Reading Matters: Men of letters hit by history

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The Independent Culture
The brilliant career of Polish writer Stanislaw Ignacy Witkiewicz ended when he committed suicide 'at the Russian border on 17 September 1939, upon receiving the news of the Soviet army's march into Poland'. Now there's a punchy ending for a writer whose most famous book is headed by two lines of Tadeusz Micinski's: 'When choosing my destiny, / I chose insanity.' But we're not dealing here with the train hit by a cow, but with a man and a literature hit by history.

How does one persuade people to read a whole literature? Not necessarily because it's better, but just for its very difference, its speculative richness, its aptness for our time? The writer who committed suicide wrote the novel Insatiability, among others. Why should we be interested in it? Is Poland a part of Europe, or just, as Jarry said in Ubu Roi: 'Poland, that is, nowhere'?

I would like to make a case for 20th-century Polish literature, and have wanted to do so ever since the day Czeslaw Milosz started talking about Lwow, a town with three cathedrals (Roman Catholic, Greek Catholic and Armenian). Lwow was once the Polish province of Reussen. It was then German, and traded with Byzantium; fell to the Cossacks, then the Swedes, then the Turks. It had produced, Milosz said, a poet with singular and wonderful metrics. That was his point: that the accidents of history breed a certain kind of literature. As a Lithuanian-born Pole, he felt that in his bones.

But their language, which sings, is not ours; the names are, we think, unpronounceable. Still Poland has produced three Nobel laureates in literature (Henryk Sienkewicz, I B Singer, who wrote in Yiddish, and Czeslaw Milosz, and should have had four, had Conrad been honoured). In itself, that is no guarantee. But how about Witkiewicz, and a hero devoted to saving dogs, and to 'illicit, loathsome lust'? Or Witold Gombrowicz: 'Whenever I see some mystique, be it virtue or family, faith or fatherland, there I must commit some indecent act.' Or Zbigniew Herbert's Still Life with a Bridle, that airy, humanistic account of the relations between art, real life, craft and commerce? Or Alexander Wat's My Century, a devastating and immense memoir extracted from a dying man by Milosz himself? Few major writers would have spent those painful months listening, tape-recorder in hand.

How does one country produce so remarkable a literature in so brief a time? Unlike most East European literatures published (in scattered form) over the past 25 years, it is not dissidence that accounts for the special character of Polish letters, but dispossession. Poland is a special case: of a nation that lives its politics in literature. I suspect we read dissident writers out of sympathy and guilt not untouched by self- interest. These are marketable commodities. East Europeans, George Steiner once said memorably, at least take literature 'seriously': even if that means suppressing it. In the absence of much else - nationhood, independence, a 'real' life - that is probably true of Poles too.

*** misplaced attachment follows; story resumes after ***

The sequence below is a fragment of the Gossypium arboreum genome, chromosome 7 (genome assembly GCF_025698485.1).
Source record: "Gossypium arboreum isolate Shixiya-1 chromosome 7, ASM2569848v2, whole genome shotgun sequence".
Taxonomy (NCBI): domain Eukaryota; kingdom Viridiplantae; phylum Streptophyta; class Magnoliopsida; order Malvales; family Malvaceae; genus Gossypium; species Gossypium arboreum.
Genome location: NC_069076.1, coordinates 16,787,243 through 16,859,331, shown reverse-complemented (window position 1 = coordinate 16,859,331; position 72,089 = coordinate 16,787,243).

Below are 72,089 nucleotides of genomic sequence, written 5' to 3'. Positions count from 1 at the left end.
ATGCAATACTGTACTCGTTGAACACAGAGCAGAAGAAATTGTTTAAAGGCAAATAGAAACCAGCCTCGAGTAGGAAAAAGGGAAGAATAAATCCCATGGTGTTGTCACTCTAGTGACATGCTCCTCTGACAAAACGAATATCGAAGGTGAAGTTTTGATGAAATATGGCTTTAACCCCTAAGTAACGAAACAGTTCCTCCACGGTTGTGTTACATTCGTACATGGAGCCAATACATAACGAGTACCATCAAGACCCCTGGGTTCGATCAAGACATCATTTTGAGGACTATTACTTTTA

But more than that, Poles wear literature like skin. Like the Elizabethans, fresh out of the wars of succession, they are, as Lampedusa put it, 'tense', by which he means 'born vibrant, of restless minds'. From the late Twenties onwards, Polish literature celebrates its extraordinariness by making it seem natural, necessary, a condition of life itself.

Readers of Tadeusz Konwicki's Bohin Manor and Minor Apocalypse (and I hope they are many) will know what I mean. They will also come to know that in Polish literature a fierce critique of our times is embedded.

Are there 'national' characteristics in writers? Well, would an English writer think like Milosz? 'If we are born with an inclination to anger, and in this lovely century to boot, how are we to cope? . . . Anger goes underground, and emerges only in disguise, transformed into irony, sarcasm, or icy calm . . . One shouldn't imagine that those swallowed by a dragon won't experience moments of perfect contentment.'

Swallowed by the dragon means, in that place, eaten alive, by politics, by events. In his 400-page interview with Konwicki, Stanislaw Beres says: 'Your book questions the ethics of both parties: of those in power and those in opposition. Your hero is subjected to moral blackmail.' And Konwicki answers: 'They would come with their little black briefcases and ask you to sign . . . Do you think the IRA doesn't blackmail and doesn't force Irish society to collaborate?'

This ambiguity towards authority pervades Polish writing. Like E T A Hoffman's supernatural Maerchen (the word derives from 'mark', the 'marches', the border- lands, which are always ambiguous) Poles write in and of a country that was, then wasn't, then was, but really had no frontiers, geographical or mental; a country that was ever squeezed between greedy neighbors. Poles are absolutists, as people who live on a knife-edge must be.

Real literature is different from explanation. It doesn't account for 'something else'. In Konwicki's apocalypse the state owns time; only the Minister for Security knows the real date: 'We were in advance or behind on our production schedules . . . we had this mania to catch up with the West.' Why read literature? Because no one but ourselves should own our own time. Why Polish literature? Because no one but ourselves should own our own times.